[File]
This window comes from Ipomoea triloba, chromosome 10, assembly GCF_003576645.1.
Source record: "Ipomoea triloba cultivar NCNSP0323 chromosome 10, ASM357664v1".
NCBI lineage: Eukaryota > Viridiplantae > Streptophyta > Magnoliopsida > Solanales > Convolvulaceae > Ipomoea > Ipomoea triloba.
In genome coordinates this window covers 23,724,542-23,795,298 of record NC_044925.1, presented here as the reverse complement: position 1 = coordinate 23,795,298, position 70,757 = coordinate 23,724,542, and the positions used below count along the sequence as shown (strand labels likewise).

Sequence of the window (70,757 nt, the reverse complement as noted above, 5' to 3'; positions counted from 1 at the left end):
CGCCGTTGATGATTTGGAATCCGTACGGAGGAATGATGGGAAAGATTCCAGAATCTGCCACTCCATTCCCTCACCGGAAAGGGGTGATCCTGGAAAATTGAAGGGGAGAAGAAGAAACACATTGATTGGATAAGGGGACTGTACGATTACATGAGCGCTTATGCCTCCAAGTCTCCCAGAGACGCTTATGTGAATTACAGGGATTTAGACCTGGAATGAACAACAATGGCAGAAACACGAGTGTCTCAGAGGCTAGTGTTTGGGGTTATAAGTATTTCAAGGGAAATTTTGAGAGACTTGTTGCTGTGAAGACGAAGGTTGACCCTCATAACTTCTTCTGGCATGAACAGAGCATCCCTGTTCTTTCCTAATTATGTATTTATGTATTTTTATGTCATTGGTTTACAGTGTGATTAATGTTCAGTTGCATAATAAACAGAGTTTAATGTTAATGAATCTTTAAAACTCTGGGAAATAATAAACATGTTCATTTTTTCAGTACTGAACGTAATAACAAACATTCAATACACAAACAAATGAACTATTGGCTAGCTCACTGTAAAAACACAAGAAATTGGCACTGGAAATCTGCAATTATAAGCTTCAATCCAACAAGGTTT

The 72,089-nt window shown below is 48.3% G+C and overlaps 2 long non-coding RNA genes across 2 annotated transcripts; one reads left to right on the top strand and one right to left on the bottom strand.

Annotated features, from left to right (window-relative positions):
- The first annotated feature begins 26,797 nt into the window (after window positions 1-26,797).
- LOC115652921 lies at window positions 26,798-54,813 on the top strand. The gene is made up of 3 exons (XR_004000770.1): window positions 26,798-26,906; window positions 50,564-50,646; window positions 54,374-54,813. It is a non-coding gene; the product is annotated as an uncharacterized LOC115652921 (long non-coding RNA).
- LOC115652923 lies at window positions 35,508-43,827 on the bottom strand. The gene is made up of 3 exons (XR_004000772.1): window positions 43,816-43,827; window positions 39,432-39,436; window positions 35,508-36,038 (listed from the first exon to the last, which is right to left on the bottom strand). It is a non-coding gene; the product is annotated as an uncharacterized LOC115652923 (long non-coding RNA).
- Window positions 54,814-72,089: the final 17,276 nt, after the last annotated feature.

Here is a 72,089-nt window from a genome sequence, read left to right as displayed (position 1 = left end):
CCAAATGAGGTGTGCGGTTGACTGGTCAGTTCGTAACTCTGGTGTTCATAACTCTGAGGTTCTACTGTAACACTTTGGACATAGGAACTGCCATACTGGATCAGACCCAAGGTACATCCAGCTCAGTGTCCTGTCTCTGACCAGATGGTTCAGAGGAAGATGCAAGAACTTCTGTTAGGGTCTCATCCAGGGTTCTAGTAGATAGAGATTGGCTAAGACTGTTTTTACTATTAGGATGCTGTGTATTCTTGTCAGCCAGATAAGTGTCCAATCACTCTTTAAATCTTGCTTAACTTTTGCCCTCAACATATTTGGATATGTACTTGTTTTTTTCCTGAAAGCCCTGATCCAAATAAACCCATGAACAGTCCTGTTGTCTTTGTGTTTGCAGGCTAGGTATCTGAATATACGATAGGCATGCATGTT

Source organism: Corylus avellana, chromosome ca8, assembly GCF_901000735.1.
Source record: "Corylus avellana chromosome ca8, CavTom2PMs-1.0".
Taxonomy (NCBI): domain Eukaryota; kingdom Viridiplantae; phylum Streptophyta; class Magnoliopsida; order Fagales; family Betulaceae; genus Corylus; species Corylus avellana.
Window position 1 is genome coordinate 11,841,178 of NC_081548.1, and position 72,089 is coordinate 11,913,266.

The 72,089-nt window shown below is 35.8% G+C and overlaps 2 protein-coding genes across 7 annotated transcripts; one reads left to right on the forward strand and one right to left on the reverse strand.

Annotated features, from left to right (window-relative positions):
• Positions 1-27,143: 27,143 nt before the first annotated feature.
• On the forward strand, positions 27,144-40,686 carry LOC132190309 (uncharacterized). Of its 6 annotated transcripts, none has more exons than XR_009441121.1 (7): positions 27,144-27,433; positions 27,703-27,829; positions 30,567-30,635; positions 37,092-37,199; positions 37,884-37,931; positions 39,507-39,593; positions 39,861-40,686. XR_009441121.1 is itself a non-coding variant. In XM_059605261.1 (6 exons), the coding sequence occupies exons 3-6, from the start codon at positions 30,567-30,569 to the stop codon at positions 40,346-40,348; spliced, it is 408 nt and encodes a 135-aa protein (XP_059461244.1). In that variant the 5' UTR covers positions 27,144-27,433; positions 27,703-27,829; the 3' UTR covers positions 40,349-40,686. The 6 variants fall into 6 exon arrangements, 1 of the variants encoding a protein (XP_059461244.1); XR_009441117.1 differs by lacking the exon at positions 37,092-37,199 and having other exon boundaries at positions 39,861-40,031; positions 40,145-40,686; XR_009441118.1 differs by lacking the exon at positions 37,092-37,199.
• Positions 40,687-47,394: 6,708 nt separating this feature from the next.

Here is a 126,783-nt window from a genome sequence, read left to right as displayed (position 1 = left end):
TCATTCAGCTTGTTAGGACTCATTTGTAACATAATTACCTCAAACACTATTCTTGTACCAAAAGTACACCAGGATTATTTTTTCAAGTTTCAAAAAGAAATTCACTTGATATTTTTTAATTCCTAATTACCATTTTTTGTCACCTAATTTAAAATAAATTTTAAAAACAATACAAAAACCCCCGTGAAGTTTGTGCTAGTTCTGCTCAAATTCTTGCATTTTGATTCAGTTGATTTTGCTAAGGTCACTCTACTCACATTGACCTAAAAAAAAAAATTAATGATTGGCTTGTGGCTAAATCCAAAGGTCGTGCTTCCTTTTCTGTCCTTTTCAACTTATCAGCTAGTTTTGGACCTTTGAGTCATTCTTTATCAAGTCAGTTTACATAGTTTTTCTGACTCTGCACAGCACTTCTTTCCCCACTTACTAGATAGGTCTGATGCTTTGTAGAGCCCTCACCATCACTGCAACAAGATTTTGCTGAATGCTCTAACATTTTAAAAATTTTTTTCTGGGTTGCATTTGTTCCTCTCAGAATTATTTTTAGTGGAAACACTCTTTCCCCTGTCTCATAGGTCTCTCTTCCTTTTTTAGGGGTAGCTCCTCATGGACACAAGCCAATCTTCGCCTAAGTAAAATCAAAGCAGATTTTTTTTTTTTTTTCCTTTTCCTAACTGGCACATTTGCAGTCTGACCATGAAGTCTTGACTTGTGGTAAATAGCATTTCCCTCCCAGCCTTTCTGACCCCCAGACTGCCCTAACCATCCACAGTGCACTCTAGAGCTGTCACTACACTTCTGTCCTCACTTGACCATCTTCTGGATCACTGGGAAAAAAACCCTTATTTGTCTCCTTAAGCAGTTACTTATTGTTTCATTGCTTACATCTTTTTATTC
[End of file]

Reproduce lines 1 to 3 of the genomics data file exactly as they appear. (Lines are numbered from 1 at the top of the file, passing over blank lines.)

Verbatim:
This window comes from Ipomoea triloba, chromosome 10, assembly GCF_003576645.1.
Source record: "Ipomoea triloba cultivar NCNSP0323 chromosome 10, ASM357664v1".
NCBI lineage: Eukaryota > Viridiplantae > Streptophyta > Magnoliopsida > Solanales > Convolvulaceae > Ipomoea > Ipomoea triloba.